Hundreds of people have worked at Warrnambool timber and hardware outlet Pontings over the past 99 years. Are you one of them?
As part of the store's centenary celebration next year, the family-owned and run business is creating an honour board to list as many of its past and current employees as possible.
Warrnambool resident Arthur Taylor worked at Pontings for 30 years and has since retired.
He came up with the honour board idea after seeing a similar concept at the former Fletcher Jones factory.
"It's an achievement it's been around this long," Mr Taylor said. "It's something to recognise the people who have contributed to the success of the company over those 100 years."
With many of the store's earliest employees no longer alive, Mr Taylor has reached out to The Standard appealing for family members to help fill in the missing pieces and provide names so they can be listed as part of its history.
The business was founded in 1923 by siblings Walter and Len Ponting, who purchased Dawkins and Sons, renaming it Ponting Brothers. Walter's three sons Alex, Jim and Walter junior took it on in the 1940s. Today the business is owned and operated by John Ponting, Pam Madner and Michael Miller and employs between 50 to 60 people.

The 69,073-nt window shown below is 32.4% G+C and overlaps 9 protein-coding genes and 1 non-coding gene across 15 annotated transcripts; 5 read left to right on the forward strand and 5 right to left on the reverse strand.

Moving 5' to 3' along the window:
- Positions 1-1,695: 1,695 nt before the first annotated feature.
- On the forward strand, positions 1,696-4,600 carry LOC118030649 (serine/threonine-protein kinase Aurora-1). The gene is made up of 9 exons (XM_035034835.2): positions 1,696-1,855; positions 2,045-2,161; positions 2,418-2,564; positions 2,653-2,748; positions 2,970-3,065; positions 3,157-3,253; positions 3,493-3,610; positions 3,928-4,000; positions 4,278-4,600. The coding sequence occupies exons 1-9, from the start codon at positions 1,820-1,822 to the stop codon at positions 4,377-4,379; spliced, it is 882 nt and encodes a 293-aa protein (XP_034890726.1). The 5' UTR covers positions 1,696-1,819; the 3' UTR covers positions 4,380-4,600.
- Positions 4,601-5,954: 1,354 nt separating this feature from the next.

"Back in the old days the two Ponting boys would have done a lot of the work themselves," Mr Taylor said.
"They wouldn't have had many staff for the first four or five years and would have done all the work themselves. Then they would have employed people. There wouldn't have been lots of workers, not like today."
Mr Taylor has collected a list of about 350 employees for the board, but said there would be more people out there. He said some of the records over the years were lacking information or non-existent.
"We've started early but it's going to take a lot of work to get it across the line," Mr Taylor said.
They're appealing for the family of the boy in the photograph Mr Taylor is holding, which is thought to date back to the 1930s.
"We're especially trying to find the names of some of the earliest employees and we're just wondering if anyone recognises this boy or sees any family similarities," Mr Taylor said.
"I've been chasing records up here and through people I know but our biggest hassle is the people from 1923 to the mid 60s I would say. We want to know if somebody's grandmother worked here, yell out and give us their name."
He's also calling out to any other former staff or families who knows of people who may have moved away from the south-west or not heard about the honour board project to get in touch.
Anyone with information can call into the store, phone 5561 8900 or email email@example.com
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